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The General Solicitation Ban Lift Can Change Startup Investing Forever

The General Solicitation Ban Lift Can Change Startup Investing Forever

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Published by: Crowdsourcing.org on Sep 21, 2013
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 NEW YORK, Sept. 20, 2013 /PRNewswire/ -- The SEC will be lifting the ban on general solicitationon Monday, September 23. With this implementation, the startup ecosystem will see an 80-year-oldsecurities law modified for modern times, allowing private companies – startups in particular – topublicly advertise that they are seeking investments.Among the exciting developments, leading startup investing platformRockThePostwill unveil thefollowing, in conjunction with Title II of the JOBS Act taking effect on Monday:1) Prominent featuring of startups publicly announcing investment rounds2) Investor verification system that shifts the burden off startups3) Secure transactions where Escrow accounts act as a safe haven for early committed investors4) Full transparency – third party identity checks and legal business verification, crowdsourced duediligence, bank-level security5) Smart matching of investors to startup investments that match their preferencesRockThePost CEO, Alejandro Cremades, notes that "our startups have had mixed feelings ongeneral solicitation, but the ones who are planning to take advantage of it are really excited aboutthe exponential exposure from which they can benefit tremendously."According to the Center for Venture Research, only 258,000 investors have made an angelinvestment out of the 8.7 million accredited investor households eligible to invest in the U.S. Thegeneral solicitation ban lift will allow startups to publicly fundraise via methods such asequitycrowdfunding, harnessing the power of the internet and social media to reach potential investors inall corners of the country. We expect a large jump in angel activity in the coming years as individualinvestors seek higher returns on investment and feel more comfortable investing in startups.The nature of startup investing is risky, but to grow the nest egg, investor money has to be put towork. With a financial shift underway in which low yields and high interest rates are prevalent,investors are forced to look beyond traditional investment avenues to reach their financial goals.A 2013 UBS report,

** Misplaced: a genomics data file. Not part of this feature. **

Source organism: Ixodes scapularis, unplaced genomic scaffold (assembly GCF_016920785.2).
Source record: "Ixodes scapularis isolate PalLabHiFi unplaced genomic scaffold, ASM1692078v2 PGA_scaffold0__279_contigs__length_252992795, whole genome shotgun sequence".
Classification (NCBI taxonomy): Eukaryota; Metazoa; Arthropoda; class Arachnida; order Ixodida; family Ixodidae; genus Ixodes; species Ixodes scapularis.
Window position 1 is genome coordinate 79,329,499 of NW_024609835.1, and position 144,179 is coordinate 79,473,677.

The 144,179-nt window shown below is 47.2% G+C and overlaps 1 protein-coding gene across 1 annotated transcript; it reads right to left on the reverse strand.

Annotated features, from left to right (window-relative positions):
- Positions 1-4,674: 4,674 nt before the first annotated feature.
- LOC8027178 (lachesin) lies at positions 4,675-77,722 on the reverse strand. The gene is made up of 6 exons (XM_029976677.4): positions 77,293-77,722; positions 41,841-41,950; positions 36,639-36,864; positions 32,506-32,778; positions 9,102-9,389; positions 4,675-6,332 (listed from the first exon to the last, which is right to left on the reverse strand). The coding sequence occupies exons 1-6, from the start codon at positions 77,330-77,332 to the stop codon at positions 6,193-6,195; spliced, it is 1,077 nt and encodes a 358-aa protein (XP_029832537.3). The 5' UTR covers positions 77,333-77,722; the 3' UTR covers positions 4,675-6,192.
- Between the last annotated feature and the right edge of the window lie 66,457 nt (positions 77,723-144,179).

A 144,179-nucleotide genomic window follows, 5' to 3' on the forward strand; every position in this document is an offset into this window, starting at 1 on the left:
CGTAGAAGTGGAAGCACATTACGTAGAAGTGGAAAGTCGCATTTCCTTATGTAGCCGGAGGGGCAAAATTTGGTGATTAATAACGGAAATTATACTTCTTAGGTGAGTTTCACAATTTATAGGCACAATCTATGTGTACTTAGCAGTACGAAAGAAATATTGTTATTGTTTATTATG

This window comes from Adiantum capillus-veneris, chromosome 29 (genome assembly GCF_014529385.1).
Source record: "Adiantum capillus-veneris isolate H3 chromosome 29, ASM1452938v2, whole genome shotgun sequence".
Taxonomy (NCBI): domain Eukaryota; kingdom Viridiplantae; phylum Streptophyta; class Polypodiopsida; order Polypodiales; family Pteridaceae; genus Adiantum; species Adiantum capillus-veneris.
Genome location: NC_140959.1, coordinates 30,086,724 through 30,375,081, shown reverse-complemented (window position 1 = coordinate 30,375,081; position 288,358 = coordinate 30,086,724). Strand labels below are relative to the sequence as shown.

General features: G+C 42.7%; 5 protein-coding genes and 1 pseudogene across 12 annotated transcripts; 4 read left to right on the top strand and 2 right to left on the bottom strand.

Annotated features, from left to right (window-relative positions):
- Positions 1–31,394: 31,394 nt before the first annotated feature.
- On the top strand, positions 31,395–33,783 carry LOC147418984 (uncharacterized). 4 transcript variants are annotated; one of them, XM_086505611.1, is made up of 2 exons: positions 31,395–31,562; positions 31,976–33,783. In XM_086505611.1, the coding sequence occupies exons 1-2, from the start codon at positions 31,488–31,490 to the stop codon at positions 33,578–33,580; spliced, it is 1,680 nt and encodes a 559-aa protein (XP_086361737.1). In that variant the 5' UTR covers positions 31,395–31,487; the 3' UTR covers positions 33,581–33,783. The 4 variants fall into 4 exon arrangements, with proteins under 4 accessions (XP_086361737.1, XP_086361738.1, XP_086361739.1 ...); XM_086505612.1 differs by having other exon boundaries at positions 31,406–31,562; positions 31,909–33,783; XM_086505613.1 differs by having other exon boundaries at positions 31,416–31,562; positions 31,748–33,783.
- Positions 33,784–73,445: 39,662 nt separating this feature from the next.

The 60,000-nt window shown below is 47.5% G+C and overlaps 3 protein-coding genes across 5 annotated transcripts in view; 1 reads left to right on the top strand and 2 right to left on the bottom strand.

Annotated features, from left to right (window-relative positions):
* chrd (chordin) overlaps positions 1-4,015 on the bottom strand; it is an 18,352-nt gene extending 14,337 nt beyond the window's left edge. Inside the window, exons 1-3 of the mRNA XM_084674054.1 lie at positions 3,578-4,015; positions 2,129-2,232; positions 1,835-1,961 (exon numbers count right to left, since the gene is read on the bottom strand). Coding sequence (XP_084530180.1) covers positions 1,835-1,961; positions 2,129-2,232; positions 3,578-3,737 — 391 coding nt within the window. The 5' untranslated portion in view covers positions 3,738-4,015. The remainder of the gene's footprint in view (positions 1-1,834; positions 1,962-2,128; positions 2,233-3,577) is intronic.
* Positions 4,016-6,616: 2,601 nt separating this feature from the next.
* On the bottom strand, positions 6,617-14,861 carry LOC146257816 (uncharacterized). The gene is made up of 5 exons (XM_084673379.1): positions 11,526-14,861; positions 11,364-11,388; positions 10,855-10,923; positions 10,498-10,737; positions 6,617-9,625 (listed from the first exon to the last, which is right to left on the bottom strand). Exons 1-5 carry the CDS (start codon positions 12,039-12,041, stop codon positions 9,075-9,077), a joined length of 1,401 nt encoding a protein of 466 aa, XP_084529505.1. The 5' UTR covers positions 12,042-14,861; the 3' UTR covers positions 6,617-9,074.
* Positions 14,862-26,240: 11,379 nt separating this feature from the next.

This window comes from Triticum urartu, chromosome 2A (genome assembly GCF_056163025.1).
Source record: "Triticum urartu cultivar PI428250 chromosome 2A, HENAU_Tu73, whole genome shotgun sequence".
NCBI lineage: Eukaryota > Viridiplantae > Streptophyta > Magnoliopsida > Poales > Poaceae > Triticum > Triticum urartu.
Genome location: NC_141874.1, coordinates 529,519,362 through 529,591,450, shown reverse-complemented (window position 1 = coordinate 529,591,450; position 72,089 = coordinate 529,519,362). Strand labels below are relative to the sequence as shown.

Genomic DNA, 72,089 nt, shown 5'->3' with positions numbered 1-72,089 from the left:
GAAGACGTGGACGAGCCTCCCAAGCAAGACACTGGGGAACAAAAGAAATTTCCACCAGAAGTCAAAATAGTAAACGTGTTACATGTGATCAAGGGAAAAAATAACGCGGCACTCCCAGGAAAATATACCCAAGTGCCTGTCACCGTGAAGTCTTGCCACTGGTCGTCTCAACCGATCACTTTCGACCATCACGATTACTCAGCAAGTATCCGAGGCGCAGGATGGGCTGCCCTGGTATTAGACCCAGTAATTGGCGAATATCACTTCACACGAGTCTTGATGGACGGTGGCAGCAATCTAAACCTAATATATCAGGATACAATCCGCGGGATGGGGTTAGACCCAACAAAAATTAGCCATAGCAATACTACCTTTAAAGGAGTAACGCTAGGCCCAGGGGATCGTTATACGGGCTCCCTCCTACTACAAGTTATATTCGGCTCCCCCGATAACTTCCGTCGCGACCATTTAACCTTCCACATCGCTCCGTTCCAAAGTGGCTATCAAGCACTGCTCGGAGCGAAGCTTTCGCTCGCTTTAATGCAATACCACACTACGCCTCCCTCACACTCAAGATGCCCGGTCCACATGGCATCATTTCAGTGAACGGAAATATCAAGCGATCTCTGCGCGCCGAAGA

Investment Strategy Guide,
recommends that 7 to 11% of any given investmentportfolio be allocated to new alternative investments, which includes buying equity in early stagecompanies (note that only accredited investors may participate in private offerings).Startup investing involves high risk. However, investing early in startups has the potential of yieldinghigh returns as seen below.$1,000 in Facebook in 2005 = $624,500 today$1,000 in Airbnb in 2009 = $589,667 today$1,000 in Dropbox in 2008 = $391,500 today
The General Solicitation Ban Lift Can Change Startup Investing Forever -...http://www.printthis.clickability.com/pt/cpt?expire=&title=The+General...1 of 29/21/2013 8:15 PM

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